Race and Colorblindness

>> Tuesday, September 8, 2009

I have been extremely busy but David has a link and post up on racial views of children that have implications for the way we treat race in society and i wanted to discuss it.

It is a very good piece, particularly because it explodes a lot of myths. One is that diverse schools are not a panacea that will lead to cross-racial friendship and understanding. Apparently not: students in integrated schools still tend to self-segregate dramatically. Of course, they do that in segregated schools too -- the article claims that only 8% of White kids and 15% of Black kids have a "best friend" of the opposite race -- but integrated schools don't seem to help.

Second, the article takes aim at what I have elsewhere called colorphobia: the fear of race as a conceptual category. The article opens by noting the failure of a study which sought to measure the effect of multicultural and egalitarian messaging by parents to young children. The problem was that the parents resisted engaging in specific race-talk as required by the study parameters. Some dropped out entirely, others just didn't say anything beyond extremely vague bromides like "everyone is equal". And, unsurprisingly, this had very little effect on the attitudes of young children.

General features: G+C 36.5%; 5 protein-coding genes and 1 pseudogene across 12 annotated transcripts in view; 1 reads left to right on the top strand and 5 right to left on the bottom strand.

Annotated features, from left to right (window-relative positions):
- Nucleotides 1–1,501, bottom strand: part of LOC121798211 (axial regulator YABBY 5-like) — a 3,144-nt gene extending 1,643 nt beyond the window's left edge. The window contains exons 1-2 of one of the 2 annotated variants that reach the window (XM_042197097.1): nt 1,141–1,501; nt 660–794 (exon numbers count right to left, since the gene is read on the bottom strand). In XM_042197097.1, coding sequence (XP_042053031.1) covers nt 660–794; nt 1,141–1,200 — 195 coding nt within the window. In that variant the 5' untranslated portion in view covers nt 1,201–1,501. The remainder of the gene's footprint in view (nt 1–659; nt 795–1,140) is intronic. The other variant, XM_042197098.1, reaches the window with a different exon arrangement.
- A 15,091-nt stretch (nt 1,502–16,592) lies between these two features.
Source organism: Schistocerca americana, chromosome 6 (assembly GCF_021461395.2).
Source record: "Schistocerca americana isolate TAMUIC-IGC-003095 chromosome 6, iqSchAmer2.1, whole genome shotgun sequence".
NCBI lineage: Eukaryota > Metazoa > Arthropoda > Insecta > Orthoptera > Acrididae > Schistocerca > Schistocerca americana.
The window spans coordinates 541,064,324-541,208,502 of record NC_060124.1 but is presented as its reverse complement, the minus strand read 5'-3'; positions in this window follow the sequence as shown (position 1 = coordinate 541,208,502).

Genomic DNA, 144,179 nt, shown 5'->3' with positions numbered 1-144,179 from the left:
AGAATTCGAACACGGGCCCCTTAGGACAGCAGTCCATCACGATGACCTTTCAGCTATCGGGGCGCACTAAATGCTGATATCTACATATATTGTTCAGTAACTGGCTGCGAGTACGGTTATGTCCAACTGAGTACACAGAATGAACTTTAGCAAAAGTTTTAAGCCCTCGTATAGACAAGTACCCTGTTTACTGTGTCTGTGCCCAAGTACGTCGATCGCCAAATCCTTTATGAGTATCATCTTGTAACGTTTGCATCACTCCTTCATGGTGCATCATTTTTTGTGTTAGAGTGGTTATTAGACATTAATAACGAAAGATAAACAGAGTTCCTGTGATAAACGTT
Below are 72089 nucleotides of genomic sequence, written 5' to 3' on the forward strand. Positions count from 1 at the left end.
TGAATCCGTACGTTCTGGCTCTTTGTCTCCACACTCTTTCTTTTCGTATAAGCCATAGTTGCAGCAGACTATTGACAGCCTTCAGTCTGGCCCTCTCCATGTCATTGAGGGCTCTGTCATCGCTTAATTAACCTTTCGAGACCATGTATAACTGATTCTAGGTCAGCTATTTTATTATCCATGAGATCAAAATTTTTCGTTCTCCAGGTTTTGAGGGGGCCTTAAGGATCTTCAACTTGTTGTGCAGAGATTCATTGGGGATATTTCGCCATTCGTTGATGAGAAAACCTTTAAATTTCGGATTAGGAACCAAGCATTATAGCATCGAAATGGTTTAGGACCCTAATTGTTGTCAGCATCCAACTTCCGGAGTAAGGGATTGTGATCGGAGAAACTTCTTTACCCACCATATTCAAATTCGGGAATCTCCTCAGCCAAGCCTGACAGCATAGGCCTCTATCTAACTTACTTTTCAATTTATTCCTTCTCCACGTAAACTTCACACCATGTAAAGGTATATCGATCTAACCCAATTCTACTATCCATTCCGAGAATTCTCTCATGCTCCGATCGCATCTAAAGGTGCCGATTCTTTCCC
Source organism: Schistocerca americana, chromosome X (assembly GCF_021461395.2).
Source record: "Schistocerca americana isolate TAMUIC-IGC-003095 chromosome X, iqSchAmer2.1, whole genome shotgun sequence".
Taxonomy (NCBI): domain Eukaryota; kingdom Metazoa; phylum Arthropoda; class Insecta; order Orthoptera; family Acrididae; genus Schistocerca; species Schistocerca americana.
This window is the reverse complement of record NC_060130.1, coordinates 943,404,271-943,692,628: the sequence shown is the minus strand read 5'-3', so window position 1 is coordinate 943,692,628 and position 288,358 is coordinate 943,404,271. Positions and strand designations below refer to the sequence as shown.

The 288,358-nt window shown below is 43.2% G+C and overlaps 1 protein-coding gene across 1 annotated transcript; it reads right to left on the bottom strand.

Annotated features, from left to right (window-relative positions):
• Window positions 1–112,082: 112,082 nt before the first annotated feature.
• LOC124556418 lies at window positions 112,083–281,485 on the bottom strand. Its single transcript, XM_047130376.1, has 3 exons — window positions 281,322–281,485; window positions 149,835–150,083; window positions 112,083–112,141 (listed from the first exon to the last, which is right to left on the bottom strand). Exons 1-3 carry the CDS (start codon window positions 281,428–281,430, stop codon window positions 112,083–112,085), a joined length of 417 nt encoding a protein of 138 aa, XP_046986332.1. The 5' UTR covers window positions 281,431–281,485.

The first step in treating a problem is admitting that you have a problem. This post goes directly to the heart of a major problem in contemporary politics and American Society--the failure to acknowledge race as a legitimate factor in decisions. The recent trend among conservatives and the public at large seems to be in favor of a colorblind system akin to that exacted in france where race and ethnicity data wasnt even collected until recently.

We see strains of this thought most often in reverse discrimination cases where the majority is discriminated against. Personally im not really in favor of protecting the majority with the 14th Amendment in the way that prevents all considerations of race. reading the 14th Amendment to prevent racial considerations is a way to prevent direct action aimed at eliminating systematic discrimination. While it makes sense in theory to treat equally qualified people with no regard for skin color in truth there is no complete equality in two candidates. Each will be better than the other at certain things and racial diversity itself has value.

The study David cites shows that children who are not given serious information on race pick up the generally negative and seperational tendencies of our society at large. By not recognizing that the differences need to be addressed and not papered over we are locking in the traditional systematic views that regard racial differences as being important. It typifies the problems of the colorblind system. Existing problems cannot be ignored and they dont work themselves out.

Im sure there is a ton of literature on this out there but i just wanted to make the colorblind legal connection explicit


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